in I Powdered Beads. 0.74 80 do-.- .-.do..-.. 7 Mgfllei Powdered 0.78 80 --...do.. do....- 24
COMMENTS ON ABOVE EXAMPLES Example I A small portion of 2-t-butylthiophene was mixed with enough Super Filtrol so that the liquid level was just barely above the solid level. This corresponds to about 0.8 part by weight of Super Fitrol for each part by weight of 2-t-butylthiophene. The mixture was allowed to stand for 18 The original product had an index of refraction at 20 C. for the sodium D line of 1.4992, whereas the reaction product had an index of refraction of 1.5183, indicating that substantial reaction had occurred. The total product was distilled to remove unreacted tertiary-butylthiophene and 15 ml. were recovered, no lower boiling material being observed. The distillation ceased abruptly when all of the tertiary-butylthiophene had been vaporized. The entire residue was collected. It had a refractive index of 1.5555 and amounted to 7 ml. (32 wt. Overnight the material solidifled. It was dissolved in ethanol and reprecipistokes and at 210 F.- of 3.21 centistokes. The viscosity index was minus 104. Blends of this material were made in a conventional solvent refined Pennsylvania-Mid-Continent mineral oil and oxidation tests run in the presence of a cadmium-silver bearing.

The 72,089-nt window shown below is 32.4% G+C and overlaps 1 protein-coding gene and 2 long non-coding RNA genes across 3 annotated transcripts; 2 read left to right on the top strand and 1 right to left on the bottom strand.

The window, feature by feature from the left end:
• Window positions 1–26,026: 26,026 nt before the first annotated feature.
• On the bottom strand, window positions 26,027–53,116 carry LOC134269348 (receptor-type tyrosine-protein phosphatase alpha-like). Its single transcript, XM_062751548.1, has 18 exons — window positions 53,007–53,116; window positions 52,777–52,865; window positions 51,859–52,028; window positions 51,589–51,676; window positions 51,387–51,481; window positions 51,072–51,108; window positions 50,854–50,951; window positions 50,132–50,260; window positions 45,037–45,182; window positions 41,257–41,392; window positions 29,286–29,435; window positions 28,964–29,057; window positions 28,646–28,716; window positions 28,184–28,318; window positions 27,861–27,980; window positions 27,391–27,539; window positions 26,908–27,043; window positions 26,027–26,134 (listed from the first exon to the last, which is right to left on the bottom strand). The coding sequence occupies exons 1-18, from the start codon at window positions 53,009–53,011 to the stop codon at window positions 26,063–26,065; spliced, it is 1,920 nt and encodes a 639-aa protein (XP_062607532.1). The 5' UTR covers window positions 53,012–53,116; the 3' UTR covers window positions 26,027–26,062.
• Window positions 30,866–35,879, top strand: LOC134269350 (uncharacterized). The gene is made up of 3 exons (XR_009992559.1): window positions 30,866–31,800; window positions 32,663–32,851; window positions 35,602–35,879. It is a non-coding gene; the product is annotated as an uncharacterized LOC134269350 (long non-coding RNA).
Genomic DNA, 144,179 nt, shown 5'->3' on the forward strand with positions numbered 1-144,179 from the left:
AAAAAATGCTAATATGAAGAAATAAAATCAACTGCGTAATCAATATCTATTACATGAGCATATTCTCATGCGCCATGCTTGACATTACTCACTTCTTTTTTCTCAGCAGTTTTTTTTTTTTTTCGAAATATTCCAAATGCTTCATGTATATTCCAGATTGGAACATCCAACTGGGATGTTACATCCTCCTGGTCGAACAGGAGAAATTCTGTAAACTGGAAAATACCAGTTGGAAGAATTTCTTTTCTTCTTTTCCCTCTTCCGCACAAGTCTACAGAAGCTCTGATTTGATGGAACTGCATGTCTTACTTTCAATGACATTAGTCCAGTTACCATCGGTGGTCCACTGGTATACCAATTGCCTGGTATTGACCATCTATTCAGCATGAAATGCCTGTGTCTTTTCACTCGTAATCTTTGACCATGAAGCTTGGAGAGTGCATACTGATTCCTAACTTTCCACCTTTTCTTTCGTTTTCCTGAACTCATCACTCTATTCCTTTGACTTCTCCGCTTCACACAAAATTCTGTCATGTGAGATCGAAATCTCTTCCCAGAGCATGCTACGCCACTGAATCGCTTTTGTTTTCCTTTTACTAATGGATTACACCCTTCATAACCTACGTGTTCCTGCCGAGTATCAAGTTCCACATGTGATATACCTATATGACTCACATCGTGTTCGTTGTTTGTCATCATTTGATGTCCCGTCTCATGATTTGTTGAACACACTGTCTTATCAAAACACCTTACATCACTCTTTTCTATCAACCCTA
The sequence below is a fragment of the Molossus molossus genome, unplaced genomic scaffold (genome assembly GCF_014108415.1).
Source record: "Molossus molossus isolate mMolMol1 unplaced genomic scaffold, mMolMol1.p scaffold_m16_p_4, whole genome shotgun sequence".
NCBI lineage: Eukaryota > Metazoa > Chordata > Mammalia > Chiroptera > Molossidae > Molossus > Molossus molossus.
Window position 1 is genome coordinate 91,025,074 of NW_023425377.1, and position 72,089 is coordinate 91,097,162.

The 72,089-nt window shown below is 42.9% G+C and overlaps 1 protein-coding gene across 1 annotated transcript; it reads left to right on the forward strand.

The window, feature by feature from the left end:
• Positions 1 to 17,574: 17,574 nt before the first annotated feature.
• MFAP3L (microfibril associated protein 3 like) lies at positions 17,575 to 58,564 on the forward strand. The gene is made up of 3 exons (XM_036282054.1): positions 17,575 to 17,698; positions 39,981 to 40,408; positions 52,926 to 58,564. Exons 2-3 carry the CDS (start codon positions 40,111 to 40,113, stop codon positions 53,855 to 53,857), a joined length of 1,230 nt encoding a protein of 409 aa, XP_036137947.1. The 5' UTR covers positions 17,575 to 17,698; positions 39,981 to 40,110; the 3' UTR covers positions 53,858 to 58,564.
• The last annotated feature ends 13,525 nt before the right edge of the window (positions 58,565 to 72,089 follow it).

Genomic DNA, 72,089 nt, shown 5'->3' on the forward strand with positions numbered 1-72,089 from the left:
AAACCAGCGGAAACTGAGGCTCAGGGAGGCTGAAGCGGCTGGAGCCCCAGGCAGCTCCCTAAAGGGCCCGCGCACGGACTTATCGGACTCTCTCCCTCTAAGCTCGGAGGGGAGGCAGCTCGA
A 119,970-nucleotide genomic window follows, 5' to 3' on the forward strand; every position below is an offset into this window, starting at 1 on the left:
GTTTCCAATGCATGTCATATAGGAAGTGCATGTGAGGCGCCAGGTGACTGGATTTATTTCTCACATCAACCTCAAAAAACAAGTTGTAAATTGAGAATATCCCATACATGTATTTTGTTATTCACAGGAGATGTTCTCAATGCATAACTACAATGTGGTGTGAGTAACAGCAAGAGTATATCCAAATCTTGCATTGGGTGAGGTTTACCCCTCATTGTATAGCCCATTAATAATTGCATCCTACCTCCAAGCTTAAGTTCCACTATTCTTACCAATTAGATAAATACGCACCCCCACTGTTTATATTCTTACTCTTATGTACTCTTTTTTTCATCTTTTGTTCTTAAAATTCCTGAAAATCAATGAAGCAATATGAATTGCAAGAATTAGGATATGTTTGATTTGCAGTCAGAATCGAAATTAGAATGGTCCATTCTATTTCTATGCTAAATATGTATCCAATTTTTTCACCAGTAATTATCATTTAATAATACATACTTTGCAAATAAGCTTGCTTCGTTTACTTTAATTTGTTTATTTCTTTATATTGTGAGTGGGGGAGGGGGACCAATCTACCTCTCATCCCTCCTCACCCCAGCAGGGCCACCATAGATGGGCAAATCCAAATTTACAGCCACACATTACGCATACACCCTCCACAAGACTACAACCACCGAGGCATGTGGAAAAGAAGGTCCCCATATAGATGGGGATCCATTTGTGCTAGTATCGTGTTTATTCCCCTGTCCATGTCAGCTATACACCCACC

These results indicate that this polymerization product improves the stability of the lubricating oil.
Example III 400 parts by weight of t-butylthiophene and 423 parts by weight of Super Filtrol were mixed to a mud and heated at 75-80 C. for four days.